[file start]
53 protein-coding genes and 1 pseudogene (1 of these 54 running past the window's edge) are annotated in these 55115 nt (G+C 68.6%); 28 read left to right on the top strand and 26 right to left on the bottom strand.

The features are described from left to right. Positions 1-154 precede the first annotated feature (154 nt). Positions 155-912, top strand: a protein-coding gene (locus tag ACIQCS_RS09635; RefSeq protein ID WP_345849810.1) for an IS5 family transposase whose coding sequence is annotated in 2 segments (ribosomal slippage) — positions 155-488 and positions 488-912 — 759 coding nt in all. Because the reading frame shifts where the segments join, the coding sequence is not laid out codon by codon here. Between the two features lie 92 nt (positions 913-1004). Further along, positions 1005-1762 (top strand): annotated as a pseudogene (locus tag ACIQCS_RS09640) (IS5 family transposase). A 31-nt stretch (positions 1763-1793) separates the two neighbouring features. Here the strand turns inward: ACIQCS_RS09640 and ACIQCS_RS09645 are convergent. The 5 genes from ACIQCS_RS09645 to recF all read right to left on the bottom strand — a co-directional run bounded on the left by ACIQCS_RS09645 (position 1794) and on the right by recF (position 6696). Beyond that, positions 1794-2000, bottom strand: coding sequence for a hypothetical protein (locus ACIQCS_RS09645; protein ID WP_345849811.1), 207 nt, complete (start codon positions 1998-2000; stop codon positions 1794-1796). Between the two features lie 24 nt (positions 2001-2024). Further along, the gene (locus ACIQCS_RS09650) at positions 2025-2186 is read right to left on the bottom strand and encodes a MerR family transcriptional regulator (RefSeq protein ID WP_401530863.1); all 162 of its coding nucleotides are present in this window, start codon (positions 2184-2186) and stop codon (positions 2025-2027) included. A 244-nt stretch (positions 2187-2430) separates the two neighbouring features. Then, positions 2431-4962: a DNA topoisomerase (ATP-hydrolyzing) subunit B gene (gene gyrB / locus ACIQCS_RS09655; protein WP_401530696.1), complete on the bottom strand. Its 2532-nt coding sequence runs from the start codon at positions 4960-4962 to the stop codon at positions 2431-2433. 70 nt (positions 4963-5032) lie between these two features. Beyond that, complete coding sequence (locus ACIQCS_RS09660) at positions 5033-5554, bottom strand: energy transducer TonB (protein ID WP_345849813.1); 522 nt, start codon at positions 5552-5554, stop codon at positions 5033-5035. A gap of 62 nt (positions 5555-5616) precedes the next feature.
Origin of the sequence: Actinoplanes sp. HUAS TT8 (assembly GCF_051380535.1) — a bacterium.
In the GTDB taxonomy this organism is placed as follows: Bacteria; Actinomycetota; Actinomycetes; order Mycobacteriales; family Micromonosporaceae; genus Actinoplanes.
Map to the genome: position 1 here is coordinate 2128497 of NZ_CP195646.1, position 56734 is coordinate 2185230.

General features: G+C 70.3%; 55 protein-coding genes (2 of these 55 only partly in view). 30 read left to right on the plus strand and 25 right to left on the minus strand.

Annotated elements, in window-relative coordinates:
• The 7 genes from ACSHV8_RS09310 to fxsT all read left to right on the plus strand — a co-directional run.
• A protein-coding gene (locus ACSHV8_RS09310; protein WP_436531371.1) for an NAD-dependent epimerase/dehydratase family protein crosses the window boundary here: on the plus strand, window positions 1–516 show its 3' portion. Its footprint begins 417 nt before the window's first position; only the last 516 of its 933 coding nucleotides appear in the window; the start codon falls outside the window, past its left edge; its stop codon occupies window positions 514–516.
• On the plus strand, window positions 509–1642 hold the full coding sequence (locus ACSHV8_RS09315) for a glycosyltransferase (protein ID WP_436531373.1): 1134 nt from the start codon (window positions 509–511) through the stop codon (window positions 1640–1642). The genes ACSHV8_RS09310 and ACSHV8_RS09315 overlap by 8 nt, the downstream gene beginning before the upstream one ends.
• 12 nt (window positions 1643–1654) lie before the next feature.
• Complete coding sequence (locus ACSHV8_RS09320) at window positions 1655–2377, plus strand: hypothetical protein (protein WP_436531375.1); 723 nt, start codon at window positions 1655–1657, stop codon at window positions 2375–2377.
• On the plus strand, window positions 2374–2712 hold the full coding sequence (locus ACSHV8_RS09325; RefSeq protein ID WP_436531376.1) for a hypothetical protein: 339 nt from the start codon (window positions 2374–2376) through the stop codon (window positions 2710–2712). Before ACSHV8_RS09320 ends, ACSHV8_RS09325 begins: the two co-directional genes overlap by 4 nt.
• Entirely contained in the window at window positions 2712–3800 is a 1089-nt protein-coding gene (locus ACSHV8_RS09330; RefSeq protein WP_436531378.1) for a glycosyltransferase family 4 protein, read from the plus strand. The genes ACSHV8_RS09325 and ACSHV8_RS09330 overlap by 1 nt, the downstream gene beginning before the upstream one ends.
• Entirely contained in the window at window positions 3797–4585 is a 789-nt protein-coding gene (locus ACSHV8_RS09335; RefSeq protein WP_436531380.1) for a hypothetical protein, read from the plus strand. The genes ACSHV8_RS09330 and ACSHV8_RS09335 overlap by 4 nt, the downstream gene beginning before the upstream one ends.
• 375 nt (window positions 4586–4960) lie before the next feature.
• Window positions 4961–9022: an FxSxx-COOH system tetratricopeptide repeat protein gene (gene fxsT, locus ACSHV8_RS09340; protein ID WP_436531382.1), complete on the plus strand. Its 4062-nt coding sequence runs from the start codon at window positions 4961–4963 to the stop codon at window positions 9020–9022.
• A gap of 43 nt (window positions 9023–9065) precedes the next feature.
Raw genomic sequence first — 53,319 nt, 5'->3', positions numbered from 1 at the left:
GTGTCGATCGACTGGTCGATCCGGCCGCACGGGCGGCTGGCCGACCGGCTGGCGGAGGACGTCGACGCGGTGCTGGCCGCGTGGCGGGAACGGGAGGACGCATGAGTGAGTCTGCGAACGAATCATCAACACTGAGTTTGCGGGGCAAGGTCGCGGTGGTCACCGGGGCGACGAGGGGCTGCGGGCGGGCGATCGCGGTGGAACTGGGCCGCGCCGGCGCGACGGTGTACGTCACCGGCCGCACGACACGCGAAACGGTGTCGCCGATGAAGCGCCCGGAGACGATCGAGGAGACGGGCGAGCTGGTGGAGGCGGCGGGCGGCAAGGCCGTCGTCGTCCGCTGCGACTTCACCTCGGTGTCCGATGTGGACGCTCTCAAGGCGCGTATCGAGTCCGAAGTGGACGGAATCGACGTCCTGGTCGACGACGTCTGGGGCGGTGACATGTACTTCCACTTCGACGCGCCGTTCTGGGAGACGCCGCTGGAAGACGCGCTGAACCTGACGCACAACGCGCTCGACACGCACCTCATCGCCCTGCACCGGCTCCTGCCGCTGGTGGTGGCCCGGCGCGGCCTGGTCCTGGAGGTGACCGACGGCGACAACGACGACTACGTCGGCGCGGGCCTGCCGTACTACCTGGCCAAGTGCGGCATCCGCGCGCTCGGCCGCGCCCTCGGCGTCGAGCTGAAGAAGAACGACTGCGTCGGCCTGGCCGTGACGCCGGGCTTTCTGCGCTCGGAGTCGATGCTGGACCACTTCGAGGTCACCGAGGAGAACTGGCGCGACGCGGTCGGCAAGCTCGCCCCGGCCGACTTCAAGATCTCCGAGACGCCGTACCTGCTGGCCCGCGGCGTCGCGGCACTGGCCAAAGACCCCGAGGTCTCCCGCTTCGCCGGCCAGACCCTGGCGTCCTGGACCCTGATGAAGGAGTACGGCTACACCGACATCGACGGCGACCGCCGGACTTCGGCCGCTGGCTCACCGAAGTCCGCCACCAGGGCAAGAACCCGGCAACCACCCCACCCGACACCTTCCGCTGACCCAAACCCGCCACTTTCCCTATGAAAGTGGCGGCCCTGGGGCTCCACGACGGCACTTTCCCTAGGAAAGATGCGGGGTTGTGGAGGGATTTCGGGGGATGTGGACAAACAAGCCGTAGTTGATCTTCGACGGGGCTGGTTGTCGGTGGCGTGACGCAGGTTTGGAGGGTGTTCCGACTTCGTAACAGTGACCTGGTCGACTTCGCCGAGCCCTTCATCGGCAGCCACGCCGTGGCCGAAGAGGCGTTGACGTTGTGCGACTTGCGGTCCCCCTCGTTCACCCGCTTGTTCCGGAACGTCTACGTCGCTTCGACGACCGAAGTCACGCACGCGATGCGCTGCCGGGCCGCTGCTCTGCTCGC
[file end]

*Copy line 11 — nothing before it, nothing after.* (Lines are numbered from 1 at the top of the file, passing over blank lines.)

• 12 nt (window positions 1643–1654) lie before the next feature.